Thursday, March 25, 2010

Book Review : The Last Of The Mohicans - J Fenimore Cooper 9*



Wow, taking into account that this novel was published in 1826 and that the author tends towards a very formal and verbose, The Last Of The Mohicans is non stop action almost from the opening words.

Like many people, I have seen the 1992 film before reading the book, and so I couldn't get the images of Daniel Day-Lewis as Hawkeye and Wes Studi as Magua out of my mind whilst I was reading it, so whether this enhanced my pleasure in reading the book I can't say. Cooper though, in the style of his era, provides a real action blockbuster of a book, with very little dallying he sets the plot in motion. The daughters of the British soldier Colonel Munro and being escorted by the, unknown to them at the this time, black hearted and vengeful Huron Indian Magua, they encounter the last two surviving Mohicans, Chingachgook and his son Uncas, with their white companion Hawkeye, who proceed to drive Magua away at gun point. Magua returns with his allies and the book becomes a narrative of the various flights and battles between the two sides.

Cooper set his Leatherstocking novels in the transitional period of American history as North America moved from being a group of colonies owned by the old European powers and towards self rule. He also spends some time in describing the relationships between white Europe and the red skinned Indian tribes. The character of Natty Bumpo/Hawkeye represents this transitional phase, he is not yet a fully fledged independence revolutionary, but despite answering in some token form to British rule he does not see himself a a total subject either, and of course he has thrown himself in, body and soul, with his Mohican companions.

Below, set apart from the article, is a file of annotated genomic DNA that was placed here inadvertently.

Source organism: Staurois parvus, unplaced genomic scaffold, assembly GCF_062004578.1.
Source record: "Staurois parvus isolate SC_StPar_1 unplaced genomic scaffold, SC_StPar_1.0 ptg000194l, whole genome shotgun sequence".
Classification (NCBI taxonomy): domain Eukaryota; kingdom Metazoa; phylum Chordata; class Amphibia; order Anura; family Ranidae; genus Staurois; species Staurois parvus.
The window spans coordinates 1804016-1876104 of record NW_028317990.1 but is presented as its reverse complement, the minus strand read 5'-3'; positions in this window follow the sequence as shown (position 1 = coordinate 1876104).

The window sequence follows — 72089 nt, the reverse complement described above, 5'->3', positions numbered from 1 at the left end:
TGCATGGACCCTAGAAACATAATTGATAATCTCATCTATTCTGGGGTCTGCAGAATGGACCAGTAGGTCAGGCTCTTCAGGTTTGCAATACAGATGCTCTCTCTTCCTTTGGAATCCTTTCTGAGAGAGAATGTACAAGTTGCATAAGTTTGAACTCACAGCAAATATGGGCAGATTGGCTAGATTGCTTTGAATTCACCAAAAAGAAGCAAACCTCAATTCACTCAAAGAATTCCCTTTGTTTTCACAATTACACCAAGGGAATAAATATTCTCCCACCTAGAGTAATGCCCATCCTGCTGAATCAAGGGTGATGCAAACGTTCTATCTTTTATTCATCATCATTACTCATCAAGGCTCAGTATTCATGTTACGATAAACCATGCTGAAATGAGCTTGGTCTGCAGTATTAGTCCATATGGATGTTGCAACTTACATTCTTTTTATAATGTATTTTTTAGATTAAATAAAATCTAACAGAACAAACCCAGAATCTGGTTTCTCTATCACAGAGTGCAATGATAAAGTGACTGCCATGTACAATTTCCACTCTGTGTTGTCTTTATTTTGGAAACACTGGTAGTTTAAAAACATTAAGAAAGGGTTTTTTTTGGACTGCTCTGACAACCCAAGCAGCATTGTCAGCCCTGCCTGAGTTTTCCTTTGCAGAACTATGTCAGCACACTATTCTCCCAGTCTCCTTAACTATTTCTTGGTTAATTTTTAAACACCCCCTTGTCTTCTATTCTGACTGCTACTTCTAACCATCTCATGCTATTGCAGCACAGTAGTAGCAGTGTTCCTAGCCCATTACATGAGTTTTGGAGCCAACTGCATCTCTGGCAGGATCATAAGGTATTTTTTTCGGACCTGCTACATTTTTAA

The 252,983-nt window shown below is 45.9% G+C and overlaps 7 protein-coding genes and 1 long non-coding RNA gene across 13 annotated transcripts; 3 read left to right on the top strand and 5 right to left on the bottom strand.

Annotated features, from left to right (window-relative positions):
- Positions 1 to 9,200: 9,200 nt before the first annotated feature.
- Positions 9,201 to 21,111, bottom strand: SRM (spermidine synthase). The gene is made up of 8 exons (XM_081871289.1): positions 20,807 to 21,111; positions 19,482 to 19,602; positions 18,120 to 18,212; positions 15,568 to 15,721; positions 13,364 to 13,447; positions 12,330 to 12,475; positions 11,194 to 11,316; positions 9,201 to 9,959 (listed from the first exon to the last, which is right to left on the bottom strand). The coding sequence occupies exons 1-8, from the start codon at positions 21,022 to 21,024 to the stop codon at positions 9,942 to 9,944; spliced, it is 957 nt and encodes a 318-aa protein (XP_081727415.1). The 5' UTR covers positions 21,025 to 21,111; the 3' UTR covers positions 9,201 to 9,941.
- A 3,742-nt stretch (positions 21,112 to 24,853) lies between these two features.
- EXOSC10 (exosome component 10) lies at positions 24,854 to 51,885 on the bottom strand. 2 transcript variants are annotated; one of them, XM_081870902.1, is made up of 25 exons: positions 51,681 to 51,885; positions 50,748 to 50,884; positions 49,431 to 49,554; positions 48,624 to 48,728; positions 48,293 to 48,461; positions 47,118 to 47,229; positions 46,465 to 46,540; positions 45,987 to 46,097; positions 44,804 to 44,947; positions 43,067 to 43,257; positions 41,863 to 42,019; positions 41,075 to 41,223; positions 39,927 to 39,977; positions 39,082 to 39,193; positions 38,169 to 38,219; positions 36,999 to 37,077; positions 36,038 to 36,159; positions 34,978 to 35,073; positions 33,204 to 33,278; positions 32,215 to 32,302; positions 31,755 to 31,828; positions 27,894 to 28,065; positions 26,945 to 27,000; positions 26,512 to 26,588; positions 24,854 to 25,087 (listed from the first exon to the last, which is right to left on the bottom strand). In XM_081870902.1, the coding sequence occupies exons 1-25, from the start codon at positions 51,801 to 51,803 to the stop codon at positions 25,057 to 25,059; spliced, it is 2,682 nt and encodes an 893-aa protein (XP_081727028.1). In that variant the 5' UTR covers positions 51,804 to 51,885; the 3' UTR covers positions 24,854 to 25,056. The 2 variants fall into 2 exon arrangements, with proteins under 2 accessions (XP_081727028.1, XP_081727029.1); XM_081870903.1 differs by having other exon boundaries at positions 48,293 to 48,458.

Hawkeye's relationship with Chingachgook and Uncas is full of manly respect and love, homage paid to martial skills and deference towards the beliefs of others. There is more than an echo of this relationship in that of Tolkien's Frodo and Samwise.

Despite all the heavy meaningful stuff though is a rip roaring adventure yarn, barely a page goes by without violence and bloodshed, thrilling stand offs and battles both physical and verbal.

In writing the introduction to the novel, David Blair of the University of Kent humorously notes that the film adaptation which takes many liberties with the plot has been the downfall of some of his students..."many a credulous undergraduate who has though it less toilsome to watch the movie than to read the book." Which is a great shame, because TLOTM, like other great novels of a similar age such as Moby Dick, is a real treat to read.

63 of 1001.

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